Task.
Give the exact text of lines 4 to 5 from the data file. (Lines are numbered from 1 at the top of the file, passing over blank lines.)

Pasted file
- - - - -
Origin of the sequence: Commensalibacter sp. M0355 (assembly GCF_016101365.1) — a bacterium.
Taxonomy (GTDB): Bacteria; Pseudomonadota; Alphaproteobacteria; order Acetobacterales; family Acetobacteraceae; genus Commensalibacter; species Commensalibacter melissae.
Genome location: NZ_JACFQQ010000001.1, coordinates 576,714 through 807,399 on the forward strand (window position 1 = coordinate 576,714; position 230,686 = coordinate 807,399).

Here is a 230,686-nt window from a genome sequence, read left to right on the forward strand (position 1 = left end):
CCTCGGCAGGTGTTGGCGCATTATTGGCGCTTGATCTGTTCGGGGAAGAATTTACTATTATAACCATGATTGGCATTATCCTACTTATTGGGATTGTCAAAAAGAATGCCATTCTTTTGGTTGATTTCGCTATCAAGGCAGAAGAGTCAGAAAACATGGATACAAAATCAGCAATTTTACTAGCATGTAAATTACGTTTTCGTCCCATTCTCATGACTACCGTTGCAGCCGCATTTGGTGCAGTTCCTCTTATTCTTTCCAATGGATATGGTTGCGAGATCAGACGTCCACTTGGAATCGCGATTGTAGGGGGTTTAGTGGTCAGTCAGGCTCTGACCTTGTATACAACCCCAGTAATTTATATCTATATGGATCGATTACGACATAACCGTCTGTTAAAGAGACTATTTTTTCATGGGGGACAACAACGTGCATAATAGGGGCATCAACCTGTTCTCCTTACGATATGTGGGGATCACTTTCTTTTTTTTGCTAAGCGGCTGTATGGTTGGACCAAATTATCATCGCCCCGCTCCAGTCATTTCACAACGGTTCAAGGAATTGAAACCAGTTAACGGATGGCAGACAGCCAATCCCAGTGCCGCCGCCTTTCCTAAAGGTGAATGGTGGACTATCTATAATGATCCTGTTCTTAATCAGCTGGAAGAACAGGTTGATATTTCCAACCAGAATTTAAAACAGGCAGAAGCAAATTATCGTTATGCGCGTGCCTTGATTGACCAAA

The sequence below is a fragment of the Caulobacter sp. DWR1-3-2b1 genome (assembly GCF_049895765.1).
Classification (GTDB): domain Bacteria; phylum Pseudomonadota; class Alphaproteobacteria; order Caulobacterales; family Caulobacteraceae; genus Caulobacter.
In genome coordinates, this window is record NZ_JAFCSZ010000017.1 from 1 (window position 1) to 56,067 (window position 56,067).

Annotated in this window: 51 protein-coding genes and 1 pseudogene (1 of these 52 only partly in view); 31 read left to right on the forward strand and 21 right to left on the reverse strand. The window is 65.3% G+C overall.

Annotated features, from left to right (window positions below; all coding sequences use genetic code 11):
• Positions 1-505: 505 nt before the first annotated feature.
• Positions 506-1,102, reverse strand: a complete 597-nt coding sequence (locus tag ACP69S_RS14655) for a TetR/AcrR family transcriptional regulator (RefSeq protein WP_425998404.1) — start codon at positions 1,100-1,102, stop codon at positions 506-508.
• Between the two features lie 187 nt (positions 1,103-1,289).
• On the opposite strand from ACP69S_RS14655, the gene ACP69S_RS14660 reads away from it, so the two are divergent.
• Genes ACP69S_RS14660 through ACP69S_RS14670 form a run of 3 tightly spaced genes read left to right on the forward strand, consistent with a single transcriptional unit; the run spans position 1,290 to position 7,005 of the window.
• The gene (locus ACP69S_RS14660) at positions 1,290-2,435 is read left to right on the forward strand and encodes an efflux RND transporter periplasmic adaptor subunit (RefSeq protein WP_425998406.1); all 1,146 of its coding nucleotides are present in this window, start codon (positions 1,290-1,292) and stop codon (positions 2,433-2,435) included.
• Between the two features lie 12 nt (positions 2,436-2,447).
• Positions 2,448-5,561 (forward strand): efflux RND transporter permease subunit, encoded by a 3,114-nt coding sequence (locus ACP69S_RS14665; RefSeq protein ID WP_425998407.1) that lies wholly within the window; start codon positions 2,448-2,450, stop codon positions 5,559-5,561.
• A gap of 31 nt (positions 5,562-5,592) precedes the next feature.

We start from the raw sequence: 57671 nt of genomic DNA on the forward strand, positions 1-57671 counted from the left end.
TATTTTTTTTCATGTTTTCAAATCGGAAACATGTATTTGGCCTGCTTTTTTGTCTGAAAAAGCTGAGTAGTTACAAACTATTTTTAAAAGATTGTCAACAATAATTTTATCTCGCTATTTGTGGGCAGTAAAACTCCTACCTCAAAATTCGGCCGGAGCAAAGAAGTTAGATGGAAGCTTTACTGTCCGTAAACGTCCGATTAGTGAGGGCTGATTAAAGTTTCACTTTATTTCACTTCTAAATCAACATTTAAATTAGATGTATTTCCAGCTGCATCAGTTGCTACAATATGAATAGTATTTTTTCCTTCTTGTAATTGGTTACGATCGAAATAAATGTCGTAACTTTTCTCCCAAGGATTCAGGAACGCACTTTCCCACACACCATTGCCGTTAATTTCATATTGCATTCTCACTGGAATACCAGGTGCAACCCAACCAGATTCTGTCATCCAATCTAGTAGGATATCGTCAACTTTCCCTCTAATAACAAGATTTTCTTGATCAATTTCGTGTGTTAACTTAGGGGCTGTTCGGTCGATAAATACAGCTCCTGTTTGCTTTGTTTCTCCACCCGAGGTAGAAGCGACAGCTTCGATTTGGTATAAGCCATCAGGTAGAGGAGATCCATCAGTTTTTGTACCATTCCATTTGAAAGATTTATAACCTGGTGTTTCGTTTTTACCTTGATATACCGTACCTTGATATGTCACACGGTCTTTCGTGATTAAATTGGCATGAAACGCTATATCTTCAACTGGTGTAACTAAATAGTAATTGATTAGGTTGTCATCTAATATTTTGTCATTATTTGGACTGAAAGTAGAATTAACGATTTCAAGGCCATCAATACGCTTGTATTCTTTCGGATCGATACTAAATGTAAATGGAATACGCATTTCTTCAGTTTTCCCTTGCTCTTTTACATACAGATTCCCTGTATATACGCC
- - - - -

Here is a 230,686-nt window from a genome sequence, read left to right on the forward strand (position 1 = left end):
CCTCGGCAGGTGTTGGCGCATTATTGGCGCTTGATCTGTTCGGGGAAGAATTTACTATTATAACCATGATTGGCATTATCCTACTTATTGGGATTGTCAAAAAGAATGCCATTCTTTTGGTTGATTTCGCTATCAAGGCAGAAGAGTCAGAAAACATGGATACAAAATCAGCAATTTTACTAGCATGTAAATTACGTTTTCGTCCCATTCTCATGACTACCGTTGCAGCCGCATTTGGTGCAGTTCCTCTTATTCTTTCCAATGGATATGGTTGCGAGATCAGACGTCCACTTGGAATCGCGATTGTAGGGGGTTTAGTGGTCAGTCAGGCTCTGACCTTGTATACAACCCCAGTAATTTATATCTATATGGATCGATTACGACATAACCGTCTGTTAAAGAGACTATTTTTTCATGGGGGACAACAACGTGCATAATAGGGGCATCAACCTGTTCTCCTTACGATATGTGGGGATCACTTTCTTTTTTTTGCTAAGCGGCTGTATGGTTGGACCAAATTATCATCGCCCCGCTCCAGTCATTTCACAACGGTTCAAGGAATTGAAACCAGTTAACGGATGGCAGACAGCCAATCCCAGTGCCGCCGCCTTTCCTAAAGGTGAATGGTGGACTATCTATAATGATCCTGTTCTTAATCAGCTGGAAGAACAGGTTGATATTTCCAACCAGAATTTAAAACAGGCAGAAGCAAATTATCGTTATGCGCGTGCCTTGATTGACCAAA